Transcript of Developing Important Entrepreneurial and Leadership Qualities
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John Jantsch: This episode of the Duct Tape Marketing Podcast is brought to you by Gusto, modern, easy payroll benefits for small businesses across the country. And because you’re a listener, you get three months free when you run your first payroll. Find out at gusto.com/tape.
John Jantsch: Hello and welcome to another episode of the Duct Tape Marketing Podcast. This is John Jantsch and my guest today is Jack McGuinness. He is a co-founder and managing partner of Relationship Impact, a consulting firm focused on helping great leaders build great leadership teams. So Jack, welcome to the show.
Jack McGuinness: Thanks so much for having me, John. I really appreciate it.
John Jantsch: So full disclosure, you and I’ve worked together, our firms have actually worked together, so I do know a little more about your story than maybe some folks. But why don’t you start by kind of giving a little bit of background on you and your journey as an entrepreneur and maybe tell us a little about your work.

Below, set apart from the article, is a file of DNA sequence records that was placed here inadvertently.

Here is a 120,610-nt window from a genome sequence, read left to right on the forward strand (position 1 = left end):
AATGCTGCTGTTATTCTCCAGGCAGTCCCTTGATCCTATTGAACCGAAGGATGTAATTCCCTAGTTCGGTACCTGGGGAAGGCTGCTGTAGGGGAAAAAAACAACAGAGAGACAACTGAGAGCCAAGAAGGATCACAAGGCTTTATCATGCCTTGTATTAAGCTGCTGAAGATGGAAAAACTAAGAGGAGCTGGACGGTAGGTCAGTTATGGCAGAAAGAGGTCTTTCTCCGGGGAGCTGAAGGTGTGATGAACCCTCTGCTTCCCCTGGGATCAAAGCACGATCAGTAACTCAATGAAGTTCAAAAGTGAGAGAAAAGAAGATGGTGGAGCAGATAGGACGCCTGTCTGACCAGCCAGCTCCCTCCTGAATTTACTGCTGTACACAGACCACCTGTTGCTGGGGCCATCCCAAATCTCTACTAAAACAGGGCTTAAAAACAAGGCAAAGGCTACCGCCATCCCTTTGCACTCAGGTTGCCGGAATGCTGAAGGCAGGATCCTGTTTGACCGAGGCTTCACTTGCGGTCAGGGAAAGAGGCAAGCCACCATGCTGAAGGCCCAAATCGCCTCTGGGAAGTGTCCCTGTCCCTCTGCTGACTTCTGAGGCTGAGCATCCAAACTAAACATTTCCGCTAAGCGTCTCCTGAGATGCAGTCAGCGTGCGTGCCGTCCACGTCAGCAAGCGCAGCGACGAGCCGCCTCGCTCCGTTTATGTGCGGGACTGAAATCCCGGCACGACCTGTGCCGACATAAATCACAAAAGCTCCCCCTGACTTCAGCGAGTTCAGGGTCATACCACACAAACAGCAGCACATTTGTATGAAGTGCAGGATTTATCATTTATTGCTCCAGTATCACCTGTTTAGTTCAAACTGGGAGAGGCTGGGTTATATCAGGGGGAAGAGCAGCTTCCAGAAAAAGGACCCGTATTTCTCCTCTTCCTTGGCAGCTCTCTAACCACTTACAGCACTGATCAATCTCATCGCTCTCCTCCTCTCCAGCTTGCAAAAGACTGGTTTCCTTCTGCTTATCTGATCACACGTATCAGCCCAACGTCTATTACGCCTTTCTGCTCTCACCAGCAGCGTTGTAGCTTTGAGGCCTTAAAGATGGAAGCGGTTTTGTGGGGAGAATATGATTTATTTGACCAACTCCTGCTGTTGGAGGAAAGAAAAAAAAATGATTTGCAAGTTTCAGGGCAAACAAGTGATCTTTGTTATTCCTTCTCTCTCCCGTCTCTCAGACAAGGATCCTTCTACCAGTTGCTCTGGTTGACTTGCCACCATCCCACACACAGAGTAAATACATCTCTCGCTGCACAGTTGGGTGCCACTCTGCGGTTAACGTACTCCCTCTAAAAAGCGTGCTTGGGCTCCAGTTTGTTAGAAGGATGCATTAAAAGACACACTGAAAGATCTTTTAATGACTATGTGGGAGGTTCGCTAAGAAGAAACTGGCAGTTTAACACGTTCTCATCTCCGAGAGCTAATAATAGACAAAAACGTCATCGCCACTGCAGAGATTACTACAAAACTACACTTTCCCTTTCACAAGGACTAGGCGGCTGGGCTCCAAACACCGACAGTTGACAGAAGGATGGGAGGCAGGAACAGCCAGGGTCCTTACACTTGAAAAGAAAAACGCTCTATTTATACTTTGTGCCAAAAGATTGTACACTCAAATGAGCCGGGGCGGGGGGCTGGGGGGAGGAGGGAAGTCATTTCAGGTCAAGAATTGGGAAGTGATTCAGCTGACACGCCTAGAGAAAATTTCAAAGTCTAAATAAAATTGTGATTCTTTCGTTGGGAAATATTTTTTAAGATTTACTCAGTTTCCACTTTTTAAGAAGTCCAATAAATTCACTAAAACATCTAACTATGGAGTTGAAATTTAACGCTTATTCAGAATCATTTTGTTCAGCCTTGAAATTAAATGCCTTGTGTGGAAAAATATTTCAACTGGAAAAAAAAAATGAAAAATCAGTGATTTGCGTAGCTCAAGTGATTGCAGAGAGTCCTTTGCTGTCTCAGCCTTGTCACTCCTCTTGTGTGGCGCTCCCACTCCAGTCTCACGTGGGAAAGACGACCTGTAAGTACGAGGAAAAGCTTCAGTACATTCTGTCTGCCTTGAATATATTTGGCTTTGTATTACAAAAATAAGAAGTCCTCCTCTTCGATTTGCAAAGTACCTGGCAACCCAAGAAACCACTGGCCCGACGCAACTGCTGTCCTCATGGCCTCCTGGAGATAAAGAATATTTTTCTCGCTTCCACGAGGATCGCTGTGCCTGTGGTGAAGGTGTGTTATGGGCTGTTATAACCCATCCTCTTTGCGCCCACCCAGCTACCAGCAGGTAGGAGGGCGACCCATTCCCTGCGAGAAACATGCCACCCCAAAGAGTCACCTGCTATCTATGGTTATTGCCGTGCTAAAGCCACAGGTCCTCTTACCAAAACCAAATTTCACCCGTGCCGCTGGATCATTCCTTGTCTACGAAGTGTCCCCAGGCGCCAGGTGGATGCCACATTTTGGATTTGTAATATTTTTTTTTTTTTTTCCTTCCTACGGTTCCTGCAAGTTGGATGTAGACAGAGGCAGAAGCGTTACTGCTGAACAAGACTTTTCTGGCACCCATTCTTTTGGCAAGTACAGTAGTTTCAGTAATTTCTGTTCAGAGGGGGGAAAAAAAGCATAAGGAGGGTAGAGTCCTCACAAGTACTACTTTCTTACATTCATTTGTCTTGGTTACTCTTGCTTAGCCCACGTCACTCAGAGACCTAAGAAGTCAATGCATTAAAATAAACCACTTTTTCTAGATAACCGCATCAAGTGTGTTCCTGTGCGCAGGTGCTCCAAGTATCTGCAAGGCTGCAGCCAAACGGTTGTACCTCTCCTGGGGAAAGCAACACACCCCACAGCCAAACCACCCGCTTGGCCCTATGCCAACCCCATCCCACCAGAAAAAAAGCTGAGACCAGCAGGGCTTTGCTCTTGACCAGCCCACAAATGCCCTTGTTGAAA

Jack McGuinness: Sure. So my journey started, sort of my entrepreneurial journey I guess started in around 1993. I was looking for a job, just got out of my MBA program and I got very lucky and got connected to a guy that was about 15 years older than me from Deloitte who was starting his own management consulting firm. And I really wanted to get into management consulting field. So I helped, I was one of his first employees and wound up becoming the chief operating officer and running part of the firm and we grew at our peak to around 50 people or so. And it was great from a number of perspectives. Number one, it helped me, I got experienced both learning how to be a good management consultant but also had the opportunity to learn how to build and manage a consulting practice as well. It’s relatively small business, but I had a big part in helping build the infrastructure for the firm and hiring people and kind of the whole business development side and just really helping a firm grow. And it was a great experience from that perspective.